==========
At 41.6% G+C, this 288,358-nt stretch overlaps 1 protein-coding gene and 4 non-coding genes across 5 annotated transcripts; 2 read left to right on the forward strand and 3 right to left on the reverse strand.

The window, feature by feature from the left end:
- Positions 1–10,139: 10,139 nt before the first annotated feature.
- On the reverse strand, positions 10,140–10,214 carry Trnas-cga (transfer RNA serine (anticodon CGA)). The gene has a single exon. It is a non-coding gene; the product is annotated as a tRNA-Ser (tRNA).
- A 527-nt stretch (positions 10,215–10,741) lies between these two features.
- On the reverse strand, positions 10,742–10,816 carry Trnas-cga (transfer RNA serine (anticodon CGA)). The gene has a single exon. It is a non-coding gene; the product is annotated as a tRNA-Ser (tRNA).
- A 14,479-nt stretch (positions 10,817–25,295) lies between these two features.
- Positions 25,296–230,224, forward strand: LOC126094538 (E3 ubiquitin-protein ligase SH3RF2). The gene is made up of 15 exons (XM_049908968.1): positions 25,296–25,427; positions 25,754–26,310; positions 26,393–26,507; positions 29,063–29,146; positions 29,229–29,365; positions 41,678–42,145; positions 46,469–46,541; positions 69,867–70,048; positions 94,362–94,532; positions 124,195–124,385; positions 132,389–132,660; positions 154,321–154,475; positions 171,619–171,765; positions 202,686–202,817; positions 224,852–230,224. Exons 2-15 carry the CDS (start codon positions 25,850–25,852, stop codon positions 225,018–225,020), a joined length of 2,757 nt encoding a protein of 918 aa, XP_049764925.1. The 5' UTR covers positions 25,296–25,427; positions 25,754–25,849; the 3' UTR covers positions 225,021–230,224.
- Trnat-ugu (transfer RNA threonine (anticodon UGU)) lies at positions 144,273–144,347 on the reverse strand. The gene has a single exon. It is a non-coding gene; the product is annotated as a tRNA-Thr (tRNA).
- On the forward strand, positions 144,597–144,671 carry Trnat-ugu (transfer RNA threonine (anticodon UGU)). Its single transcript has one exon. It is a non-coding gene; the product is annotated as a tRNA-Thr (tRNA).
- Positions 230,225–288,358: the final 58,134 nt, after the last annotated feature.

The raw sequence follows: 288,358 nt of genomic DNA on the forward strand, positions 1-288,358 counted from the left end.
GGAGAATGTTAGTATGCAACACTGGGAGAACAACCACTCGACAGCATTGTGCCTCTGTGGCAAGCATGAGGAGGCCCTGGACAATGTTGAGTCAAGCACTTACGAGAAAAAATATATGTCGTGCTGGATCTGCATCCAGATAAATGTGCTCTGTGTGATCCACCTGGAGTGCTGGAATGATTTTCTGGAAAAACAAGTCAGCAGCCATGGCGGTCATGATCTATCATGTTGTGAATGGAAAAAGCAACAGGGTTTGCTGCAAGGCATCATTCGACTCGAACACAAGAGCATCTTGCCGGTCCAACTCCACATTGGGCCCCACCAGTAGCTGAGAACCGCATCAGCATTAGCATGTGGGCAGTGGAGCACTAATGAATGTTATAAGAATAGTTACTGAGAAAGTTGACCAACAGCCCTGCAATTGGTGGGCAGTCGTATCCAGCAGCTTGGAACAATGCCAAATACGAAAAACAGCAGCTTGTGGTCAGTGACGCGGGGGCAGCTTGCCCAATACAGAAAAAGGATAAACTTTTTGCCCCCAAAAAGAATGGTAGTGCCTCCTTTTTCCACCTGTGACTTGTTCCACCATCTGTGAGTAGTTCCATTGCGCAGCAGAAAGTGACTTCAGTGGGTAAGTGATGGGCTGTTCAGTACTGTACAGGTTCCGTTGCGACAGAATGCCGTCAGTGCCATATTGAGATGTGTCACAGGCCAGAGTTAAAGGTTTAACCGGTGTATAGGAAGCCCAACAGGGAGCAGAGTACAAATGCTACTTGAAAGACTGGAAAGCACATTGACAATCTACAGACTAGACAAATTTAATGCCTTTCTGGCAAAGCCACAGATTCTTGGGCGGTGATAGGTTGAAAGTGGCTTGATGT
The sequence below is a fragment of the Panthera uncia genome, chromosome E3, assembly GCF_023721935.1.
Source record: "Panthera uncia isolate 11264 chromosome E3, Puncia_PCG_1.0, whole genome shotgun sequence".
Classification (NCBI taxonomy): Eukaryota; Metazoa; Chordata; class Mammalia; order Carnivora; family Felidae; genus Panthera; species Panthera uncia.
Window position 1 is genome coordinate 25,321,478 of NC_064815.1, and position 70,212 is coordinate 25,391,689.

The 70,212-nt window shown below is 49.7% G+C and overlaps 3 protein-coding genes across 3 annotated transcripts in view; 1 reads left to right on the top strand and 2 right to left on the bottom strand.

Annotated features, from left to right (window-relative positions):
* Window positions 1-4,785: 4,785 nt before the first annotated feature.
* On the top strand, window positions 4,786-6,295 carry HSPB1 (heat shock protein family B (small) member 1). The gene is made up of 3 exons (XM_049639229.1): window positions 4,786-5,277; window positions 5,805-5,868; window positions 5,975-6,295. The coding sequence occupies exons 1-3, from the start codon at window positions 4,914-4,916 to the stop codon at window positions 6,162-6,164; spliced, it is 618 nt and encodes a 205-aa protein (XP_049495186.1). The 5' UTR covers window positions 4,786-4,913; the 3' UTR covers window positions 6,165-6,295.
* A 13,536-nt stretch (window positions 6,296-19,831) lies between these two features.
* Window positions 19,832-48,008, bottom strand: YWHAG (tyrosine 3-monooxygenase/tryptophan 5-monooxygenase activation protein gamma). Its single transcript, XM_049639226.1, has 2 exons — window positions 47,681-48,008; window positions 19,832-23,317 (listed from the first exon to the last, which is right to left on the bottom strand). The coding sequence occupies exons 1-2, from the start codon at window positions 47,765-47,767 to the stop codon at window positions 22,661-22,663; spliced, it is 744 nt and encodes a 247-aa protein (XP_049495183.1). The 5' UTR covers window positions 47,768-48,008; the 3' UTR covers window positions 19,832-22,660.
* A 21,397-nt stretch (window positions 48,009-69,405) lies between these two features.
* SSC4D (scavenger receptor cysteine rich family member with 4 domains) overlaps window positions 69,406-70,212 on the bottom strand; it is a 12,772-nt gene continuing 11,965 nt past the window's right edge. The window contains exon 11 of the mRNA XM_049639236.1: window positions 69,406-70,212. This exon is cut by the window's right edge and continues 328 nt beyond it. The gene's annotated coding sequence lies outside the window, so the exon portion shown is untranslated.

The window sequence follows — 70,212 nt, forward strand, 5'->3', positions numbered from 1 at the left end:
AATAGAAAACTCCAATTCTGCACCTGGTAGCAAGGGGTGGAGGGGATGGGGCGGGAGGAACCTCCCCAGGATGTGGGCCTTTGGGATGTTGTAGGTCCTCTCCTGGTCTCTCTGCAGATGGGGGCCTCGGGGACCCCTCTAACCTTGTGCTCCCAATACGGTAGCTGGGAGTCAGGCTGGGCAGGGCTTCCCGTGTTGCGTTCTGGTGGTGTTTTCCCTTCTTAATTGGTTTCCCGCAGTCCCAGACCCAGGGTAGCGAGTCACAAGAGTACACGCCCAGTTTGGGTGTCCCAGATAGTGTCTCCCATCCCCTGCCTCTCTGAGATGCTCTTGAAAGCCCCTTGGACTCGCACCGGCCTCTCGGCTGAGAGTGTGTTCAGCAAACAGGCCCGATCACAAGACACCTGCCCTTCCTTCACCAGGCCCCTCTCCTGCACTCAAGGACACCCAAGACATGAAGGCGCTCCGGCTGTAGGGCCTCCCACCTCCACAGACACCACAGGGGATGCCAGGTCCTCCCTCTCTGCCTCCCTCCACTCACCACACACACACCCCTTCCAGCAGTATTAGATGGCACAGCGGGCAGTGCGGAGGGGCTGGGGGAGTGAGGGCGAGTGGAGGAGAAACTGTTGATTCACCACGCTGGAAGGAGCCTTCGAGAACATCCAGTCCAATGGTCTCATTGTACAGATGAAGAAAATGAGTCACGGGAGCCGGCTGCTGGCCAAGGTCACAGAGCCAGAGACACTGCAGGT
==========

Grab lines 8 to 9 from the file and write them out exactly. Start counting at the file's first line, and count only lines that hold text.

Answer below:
- Positions 25,296–230,224, forward strand: LOC126094538 (E3 ubiquitin-protein ligase SH3RF2). The gene is made up of 15 exons (XM_049908968.1): positions 25,296–25,427; positions 25,754–26,310; positions 26,393–26,507; positions 29,063–29,146; positions 29,229–29,365; positions 41,678–42,145; positions 46,469–46,541; positions 69,867–70,048; positions 94,362–94,532; positions 124,195–124,385; positions 132,389–132,660; positions 154,321–154,475; positions 171,619–171,765; positions 202,686–202,817; positions 224,852–230,224. Exons 2-15 carry the CDS (start codon positions 25,850–25,852, stop codon positions 225,018–225,020), a joined length of 2,757 nt encoding a protein of 918 aa, XP_049764925.1. The 5' UTR covers positions 25,296–25,427; positions 25,754–25,849; the 3' UTR covers positions 225,021–230,224.
- Trnat-ugu (transfer RNA threonine (anticodon UGU)) lies at positions 144,273–144,347 on the reverse strand. The gene has a single exon. It is a non-coding gene; the product is annotated as a tRNA-Thr (tRNA).